Staff feedback can improve your effectiveness as a leader and your firm’s profitability.  However, most people running their own professional firm fear it, or assume that staff will give it “if there’s a problem”, rather than seek feedback from staff in a proactive, structured way. This article is about pro-actively looking for staff feedback and using it. If you’re looking for tips on how to give staff feedback , you might prefer to read constructive feedback to improve staff performance.Staff Feedback: 7 Tips to do it more effectively

People fearing receiving feedback?

Many business owners fear having feedback from their staff. They are afraid of the answers and worry that something they’re passionate about will have to change.

I spend lots of time scuba diving, I spend time with people for whom scuba diving is a real passion. Three letters spell fear to any passionate diver, “PFO”. PFO (commonly called a hole in the heart) is a big problem to divers. 20-30% of people have a hole in the heart, although most don’t know it, and it doesn’t cause them a problem. Divers suspected of having PFO need testing, and then (if they’re to dive again) an operation to close the hole.

This recently happened to a friend, leading to much discussion. Many divers avoid the test as they don’t want to know the answer (divers: yes I’ve simplified this true story)!Scuba diving in Iceland, didn't get much staff feedback there though!

Having your passion taken away because of a test is not a reason for not having the test. Avoiding feedback from your staff, because you’re afraid of the result doesn’t make sense either.

What is staff feedback?

Simple feedback is them telling you honestly how they feel about your firm. This almost certainly will include you and the way you run it! A simple way to get feedback is to informally ask. A more complex way may be a short (and anonymous) staff survey about specific issues.

Why get staff feedback?

Think about:

  • who knows your firm, warts and all, and what clients really say?
  • how you manage staff in your small firm. Who knows what your management style is like and what might make your team work more productively?
  • who interacts with clients more than you? Your team may know more about making your clients go “WOW” than you.

With that staff feedback you could improve your team, client offering, and processes in your firm.

How to get staff feedback.

The easiest way is to ask, the simplest option is normally the best one. A good question to ask staff on a regular basis, is “how can I help you to do your job more easily”. It’s not directly asking for feedback, but done with sincerity can elicit great replies. Do be aware that the first time(s) they may be reticent, as you need to build trust.

Some firms use anonymous surveys, the better ones then follow up the results with an open discussion. How might you go about it?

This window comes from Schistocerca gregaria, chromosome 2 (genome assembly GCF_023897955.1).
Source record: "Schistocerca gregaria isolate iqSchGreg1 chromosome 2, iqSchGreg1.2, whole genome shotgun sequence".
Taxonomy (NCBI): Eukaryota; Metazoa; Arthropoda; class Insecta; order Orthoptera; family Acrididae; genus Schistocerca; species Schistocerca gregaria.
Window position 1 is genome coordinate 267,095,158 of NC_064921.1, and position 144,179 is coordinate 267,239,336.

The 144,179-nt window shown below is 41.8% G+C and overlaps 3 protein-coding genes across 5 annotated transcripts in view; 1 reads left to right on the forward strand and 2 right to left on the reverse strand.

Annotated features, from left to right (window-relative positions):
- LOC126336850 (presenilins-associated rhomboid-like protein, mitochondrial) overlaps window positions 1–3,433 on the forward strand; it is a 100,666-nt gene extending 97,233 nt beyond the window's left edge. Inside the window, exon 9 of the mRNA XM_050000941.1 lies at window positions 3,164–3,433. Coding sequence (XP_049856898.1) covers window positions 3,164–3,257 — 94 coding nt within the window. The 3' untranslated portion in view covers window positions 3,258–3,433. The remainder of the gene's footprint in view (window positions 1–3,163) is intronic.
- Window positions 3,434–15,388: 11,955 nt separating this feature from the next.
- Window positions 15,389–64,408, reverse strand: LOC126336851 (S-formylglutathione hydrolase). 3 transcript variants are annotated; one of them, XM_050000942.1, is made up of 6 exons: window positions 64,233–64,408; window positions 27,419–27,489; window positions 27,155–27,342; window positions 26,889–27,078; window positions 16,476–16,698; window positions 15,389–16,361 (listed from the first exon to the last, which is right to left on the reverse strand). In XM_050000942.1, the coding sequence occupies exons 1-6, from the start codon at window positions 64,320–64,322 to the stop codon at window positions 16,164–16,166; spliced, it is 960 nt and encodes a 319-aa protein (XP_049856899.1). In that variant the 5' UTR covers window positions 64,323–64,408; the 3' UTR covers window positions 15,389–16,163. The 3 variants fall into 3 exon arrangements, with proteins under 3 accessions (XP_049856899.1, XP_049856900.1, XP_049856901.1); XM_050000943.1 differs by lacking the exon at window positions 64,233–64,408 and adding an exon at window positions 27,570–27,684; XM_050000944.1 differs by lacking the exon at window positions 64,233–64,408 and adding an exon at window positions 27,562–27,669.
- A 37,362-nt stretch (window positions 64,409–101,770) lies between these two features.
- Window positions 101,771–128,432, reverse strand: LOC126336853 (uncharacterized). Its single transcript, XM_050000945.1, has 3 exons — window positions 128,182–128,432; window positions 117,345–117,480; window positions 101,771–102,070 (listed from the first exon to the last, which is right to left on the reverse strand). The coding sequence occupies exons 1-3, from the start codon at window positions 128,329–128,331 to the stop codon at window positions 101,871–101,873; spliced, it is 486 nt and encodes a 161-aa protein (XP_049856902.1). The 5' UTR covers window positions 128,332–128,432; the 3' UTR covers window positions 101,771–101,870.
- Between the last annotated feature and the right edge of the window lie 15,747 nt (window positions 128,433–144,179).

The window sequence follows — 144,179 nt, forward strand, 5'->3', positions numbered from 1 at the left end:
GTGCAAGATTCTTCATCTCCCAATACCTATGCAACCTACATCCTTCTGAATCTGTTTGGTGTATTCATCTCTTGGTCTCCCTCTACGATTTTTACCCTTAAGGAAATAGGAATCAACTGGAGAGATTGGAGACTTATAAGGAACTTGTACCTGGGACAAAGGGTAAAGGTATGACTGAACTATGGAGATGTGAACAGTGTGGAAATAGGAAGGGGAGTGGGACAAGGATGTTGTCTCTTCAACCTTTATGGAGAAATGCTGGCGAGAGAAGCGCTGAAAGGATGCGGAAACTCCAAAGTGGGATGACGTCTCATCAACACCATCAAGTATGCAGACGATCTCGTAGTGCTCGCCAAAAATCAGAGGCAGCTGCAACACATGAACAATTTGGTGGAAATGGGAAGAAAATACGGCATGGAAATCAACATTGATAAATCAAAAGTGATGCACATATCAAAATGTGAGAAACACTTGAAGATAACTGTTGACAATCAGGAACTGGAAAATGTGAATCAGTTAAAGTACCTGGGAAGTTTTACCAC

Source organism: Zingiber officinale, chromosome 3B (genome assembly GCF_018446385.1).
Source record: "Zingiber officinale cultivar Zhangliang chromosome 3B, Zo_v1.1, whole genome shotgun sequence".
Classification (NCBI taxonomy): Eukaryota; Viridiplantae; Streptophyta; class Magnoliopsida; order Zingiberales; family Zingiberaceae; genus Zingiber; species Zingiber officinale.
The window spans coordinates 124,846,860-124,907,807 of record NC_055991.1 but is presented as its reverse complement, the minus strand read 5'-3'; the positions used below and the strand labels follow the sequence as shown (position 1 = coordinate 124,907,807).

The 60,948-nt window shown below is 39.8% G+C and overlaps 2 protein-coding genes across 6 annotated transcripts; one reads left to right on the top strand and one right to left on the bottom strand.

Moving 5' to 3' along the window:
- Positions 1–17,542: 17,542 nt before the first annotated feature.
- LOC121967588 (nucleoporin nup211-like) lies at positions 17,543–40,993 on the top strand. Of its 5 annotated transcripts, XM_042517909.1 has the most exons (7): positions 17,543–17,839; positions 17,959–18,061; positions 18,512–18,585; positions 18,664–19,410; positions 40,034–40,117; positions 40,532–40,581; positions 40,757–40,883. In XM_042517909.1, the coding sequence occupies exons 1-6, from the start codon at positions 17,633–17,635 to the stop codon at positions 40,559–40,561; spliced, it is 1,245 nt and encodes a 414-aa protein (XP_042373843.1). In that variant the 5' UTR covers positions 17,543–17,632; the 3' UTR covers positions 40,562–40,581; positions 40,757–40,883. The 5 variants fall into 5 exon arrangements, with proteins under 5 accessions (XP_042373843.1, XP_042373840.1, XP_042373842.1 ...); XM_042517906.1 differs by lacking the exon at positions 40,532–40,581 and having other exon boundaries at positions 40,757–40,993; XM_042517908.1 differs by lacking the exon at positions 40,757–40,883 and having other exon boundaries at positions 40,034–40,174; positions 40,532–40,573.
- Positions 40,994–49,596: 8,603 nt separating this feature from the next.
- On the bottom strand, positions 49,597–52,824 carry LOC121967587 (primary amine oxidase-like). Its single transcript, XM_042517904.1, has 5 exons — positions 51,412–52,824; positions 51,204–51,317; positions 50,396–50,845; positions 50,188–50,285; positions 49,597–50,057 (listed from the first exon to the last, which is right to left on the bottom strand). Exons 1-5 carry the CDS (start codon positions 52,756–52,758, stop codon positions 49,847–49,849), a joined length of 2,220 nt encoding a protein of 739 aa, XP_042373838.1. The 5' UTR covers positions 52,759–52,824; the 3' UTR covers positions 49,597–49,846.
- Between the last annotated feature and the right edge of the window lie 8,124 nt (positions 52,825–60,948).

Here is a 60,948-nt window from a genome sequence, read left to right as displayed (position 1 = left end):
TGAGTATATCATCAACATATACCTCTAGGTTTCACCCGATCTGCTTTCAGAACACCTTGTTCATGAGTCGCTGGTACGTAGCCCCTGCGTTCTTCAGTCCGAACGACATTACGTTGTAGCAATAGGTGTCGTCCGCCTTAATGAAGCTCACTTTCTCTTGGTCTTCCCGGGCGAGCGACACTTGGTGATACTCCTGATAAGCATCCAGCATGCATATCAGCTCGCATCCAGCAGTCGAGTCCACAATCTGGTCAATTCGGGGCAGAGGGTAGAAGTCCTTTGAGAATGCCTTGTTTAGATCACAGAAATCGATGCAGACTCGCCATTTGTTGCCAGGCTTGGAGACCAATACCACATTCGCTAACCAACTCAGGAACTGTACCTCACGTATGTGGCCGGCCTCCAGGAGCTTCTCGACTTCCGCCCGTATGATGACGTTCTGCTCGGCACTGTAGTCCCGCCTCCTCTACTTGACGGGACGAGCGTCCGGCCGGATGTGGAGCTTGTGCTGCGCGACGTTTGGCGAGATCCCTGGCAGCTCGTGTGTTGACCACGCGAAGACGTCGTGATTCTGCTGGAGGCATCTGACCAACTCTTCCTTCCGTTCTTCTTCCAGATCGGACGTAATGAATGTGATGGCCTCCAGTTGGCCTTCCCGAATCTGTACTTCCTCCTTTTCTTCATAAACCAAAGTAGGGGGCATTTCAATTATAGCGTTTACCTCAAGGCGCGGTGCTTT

Staff may be afraid to complain and unwilling to discuss problems that might get others (or themselves) in trouble. Objections like this can make it difficult to really understand how your employees feel.

  • Be clear what you’re looking for: Why are you doing it, what will you do with the results?
  • State the objectives up front: Tell them why you’re doing it, the purpose, and how you’ll use the results. To encourage participation,  be open about the goals and promote a collaborative environment. If you’re using a survey, ensure they know before sending it to them! You might like to download our free report “Tips for briefing a team”, it's free and waiting for you to download right nowClick here for instant access (email address required)..
  • Ensure and communicate commitment: If staff  think their opinions will be pushed to the side, they won’t bother and morale will drop. It’s important to encourage employees to offer their feedback and ensure the results are treated as valuable.
  • Simplicity goes a long way:  If you use a survey, keep it short, concise and simple. A good rule of thumb is to keep the response time to 5 minutes. This will ensure that you get in depth information but also that your team don’t get discouraged by the length.
  • Open ended questions are good, but need to used sparingly. One or two are valuable so respondents can offer additional thoughts, but they’re hard to quantify and take longer to complete.

What to do with feedback from staff

Share the results! There’s nothing worse than an employer conducting a survey and not  sharing the results. It looks like there’s something to hide. Present the good and “bad” results to your team. Follow up on areas of interest to get more detail, perhaps in a team meeting, to get more insight.

Take Action! Identify what your firm is doing well and what you need to get better at. Celebrate successes, but prioritise the improvement areas. Share your action plan  with the team and give updates through the year. It’s a bit like a good team away day, the team should remember the actions more than the actual event.

What have you done with staff feedback and how do you get it?

Written by Jon Baker The 5-50 Coach. I help professionals grow their firms from 5 to 50 employees, sustainably, profitably and still have fun. Have you got your "next step kitbag yet"? It's stuffed with guides, reports & templates helping you grow from 5 to 50 employees Click here for immediate access